[video] Dr. Umar Johnson: You Can Have an All-Gay School in the U.S., But Not All-Black

Dr. Umar Johnson recently sat down with VladTV and offered up his thoughts on education and the African American community, as well as his plans to open up his own school.

When asked about why he thinks that education isn’t celebrated in hip-hop, Dr. Umar Johnson told DJ Vlad that an emphasis isn’t put on education in the African American communities in general, especially for boys. He added that he started caring about black history after taking a mandatory class in elementary school, and later learning that he was related to Frederick Douglass during his first family reunion.

During the sit-down, Dr. Johnson revealed that he’s planning to name his residential academy after his famous ancestor, Douglass, and Marcus Garvey. While he doesn’t have the exact location acquired yet, Dr. Johnson said that he knows the student body will be 100% compromised of black students. However, he added that he couldn’t advertise the school as being exclusively for black children, although there are schools for LGBT children.

[video] Russell Simmons on Awards: White S**t Doesn’t Give You a Fair Black Chance

While many people were upset with the lack of diversity at this year’s Oscars, Russell Simmons is looking at the bigger picture and he told VladTV that there needs to be more diversity in all of Hollywood. The famed business magnate explained that there are no Black people running companies, which he believes is a big problem.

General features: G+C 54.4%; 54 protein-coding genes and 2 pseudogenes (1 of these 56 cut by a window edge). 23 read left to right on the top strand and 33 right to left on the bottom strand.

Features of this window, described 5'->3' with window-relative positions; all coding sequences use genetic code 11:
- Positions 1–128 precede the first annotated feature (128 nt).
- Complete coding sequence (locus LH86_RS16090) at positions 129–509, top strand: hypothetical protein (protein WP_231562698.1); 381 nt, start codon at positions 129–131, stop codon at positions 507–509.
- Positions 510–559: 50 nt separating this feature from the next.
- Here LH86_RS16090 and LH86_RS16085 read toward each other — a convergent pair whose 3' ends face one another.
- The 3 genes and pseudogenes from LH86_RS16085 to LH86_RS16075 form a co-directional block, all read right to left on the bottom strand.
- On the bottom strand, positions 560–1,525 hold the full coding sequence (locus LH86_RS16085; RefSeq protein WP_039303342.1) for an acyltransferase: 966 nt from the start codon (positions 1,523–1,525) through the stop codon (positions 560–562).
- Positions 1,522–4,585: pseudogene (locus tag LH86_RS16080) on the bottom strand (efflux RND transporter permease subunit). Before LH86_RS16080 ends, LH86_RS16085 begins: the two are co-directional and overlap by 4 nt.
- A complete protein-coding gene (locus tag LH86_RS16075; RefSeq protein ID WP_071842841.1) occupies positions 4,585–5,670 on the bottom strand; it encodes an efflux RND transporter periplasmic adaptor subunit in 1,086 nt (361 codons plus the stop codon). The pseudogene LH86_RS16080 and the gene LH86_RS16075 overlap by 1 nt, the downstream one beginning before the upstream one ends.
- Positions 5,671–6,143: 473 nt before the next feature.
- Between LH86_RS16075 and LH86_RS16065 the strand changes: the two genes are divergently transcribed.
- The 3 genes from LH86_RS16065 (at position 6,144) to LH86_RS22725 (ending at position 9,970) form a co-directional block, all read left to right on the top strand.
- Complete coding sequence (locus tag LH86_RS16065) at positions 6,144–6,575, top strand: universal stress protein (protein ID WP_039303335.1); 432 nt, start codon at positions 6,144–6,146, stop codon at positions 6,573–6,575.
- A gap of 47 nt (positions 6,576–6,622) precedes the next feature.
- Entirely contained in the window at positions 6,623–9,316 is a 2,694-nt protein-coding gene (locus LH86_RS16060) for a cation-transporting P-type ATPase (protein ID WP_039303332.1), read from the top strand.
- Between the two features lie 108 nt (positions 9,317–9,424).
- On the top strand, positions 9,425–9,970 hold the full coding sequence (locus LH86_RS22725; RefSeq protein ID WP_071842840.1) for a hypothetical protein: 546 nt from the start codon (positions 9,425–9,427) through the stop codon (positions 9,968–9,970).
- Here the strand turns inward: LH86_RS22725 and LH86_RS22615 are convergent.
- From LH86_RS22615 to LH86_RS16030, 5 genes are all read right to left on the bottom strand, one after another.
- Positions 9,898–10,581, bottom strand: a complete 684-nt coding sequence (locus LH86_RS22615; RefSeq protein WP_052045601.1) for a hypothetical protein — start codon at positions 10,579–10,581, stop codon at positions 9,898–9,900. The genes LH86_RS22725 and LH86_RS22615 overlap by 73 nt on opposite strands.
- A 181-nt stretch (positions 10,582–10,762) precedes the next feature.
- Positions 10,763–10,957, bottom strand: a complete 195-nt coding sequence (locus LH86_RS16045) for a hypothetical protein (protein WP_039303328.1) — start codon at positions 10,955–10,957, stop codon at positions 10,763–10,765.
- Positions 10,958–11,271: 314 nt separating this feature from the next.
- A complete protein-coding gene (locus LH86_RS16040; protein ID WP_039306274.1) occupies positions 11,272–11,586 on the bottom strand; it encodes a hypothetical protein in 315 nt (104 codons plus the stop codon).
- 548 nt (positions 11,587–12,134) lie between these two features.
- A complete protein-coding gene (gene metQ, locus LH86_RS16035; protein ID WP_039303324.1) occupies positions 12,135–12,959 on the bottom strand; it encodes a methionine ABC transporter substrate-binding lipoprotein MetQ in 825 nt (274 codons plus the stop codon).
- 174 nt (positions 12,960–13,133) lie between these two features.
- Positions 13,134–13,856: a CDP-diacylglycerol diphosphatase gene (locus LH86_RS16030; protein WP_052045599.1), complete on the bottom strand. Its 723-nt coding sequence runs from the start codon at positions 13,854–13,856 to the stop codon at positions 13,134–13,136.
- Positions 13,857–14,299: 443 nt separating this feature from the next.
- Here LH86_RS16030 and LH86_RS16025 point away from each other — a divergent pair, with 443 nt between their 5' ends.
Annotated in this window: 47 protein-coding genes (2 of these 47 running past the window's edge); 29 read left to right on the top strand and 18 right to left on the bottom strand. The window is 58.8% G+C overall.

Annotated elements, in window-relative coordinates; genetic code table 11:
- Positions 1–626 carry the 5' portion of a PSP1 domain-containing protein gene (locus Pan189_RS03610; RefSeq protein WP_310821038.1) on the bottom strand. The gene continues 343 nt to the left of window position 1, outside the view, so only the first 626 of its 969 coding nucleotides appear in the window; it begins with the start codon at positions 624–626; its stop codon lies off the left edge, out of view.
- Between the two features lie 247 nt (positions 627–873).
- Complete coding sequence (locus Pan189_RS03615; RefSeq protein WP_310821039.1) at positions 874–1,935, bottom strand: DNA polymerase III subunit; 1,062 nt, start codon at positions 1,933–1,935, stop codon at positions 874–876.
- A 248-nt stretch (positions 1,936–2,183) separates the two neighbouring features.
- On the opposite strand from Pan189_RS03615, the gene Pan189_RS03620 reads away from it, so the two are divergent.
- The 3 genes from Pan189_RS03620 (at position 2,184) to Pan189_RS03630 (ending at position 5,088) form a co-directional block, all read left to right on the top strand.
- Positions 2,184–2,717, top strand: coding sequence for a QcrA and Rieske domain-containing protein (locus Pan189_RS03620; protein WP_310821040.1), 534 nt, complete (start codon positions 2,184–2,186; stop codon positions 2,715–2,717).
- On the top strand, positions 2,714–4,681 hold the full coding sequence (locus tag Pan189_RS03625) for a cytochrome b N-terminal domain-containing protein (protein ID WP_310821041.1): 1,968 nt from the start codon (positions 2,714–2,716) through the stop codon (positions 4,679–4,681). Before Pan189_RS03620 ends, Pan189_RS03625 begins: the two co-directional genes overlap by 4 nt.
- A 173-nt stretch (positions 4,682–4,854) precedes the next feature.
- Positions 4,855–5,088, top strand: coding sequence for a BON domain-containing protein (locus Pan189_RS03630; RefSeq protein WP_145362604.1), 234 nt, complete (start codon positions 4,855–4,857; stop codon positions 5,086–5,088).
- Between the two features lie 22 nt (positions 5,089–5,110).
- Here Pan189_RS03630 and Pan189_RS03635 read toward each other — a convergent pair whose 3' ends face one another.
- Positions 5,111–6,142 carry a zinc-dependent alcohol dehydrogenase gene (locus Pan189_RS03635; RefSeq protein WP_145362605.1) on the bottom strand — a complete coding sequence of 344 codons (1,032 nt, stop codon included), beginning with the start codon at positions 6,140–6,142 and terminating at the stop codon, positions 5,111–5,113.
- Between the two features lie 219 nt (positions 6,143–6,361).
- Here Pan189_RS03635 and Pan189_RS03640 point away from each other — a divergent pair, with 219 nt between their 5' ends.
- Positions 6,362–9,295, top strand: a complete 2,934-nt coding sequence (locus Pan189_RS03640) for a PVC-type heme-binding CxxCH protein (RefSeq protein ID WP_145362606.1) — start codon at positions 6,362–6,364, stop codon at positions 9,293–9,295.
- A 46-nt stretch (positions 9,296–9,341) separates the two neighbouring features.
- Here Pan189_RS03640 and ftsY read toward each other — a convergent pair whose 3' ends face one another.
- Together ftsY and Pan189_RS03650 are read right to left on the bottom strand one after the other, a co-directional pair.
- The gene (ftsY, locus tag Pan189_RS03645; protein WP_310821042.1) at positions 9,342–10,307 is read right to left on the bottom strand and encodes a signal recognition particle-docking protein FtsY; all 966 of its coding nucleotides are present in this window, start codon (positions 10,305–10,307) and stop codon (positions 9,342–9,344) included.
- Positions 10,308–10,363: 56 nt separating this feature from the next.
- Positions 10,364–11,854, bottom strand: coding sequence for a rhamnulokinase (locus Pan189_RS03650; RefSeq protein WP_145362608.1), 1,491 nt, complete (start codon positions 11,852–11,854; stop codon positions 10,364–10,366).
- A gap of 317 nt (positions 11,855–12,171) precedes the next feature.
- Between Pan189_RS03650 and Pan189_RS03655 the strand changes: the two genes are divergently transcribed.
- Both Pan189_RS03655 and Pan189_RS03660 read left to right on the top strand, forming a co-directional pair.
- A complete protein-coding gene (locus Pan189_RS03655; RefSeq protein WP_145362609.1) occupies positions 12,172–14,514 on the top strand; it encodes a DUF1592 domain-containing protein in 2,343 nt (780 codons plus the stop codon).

During the conversation the Def Jam co-founder spoke about the lack of Black comedians since Def Comedy Jam left HBO. He explained that the show gave a lot of Black comedians an opportunity that wasn’t there before, and Russell added that while Kevin Hart is a huge name today, he says that Hollywood wanted nothing to do with him at first.

Check out more topics that we covered with Russell in the above clip, including his thoughts on Stacey Dash, and much more.

[video] Mopreme Shakur: 2Pac Knew He Was Gonna Die Early

– Mopreme Shakur, rapper and older step-brother to the late Tupac Shakur, recently sat down with VladTV and spoke about what drove ‘Pac to work so hard in the studio and what it means to hear his music today.

“It makes it easier to deal with him not being here,” Mopreme responded when asked about how he feels when he hears 2Pac’s music. “You smile because he did everything he said he was going to do.”

“It was just a shame we lost him so early,” Mopreme continued. “But I think in the spiritual realm – his inner clock – he knew he was gonna go early.”

Watch the clip to hear more from a somber Mopreme about his step-brother’s sense that death was not far off, and how it motivated him to work harder than everyone else to get his message out.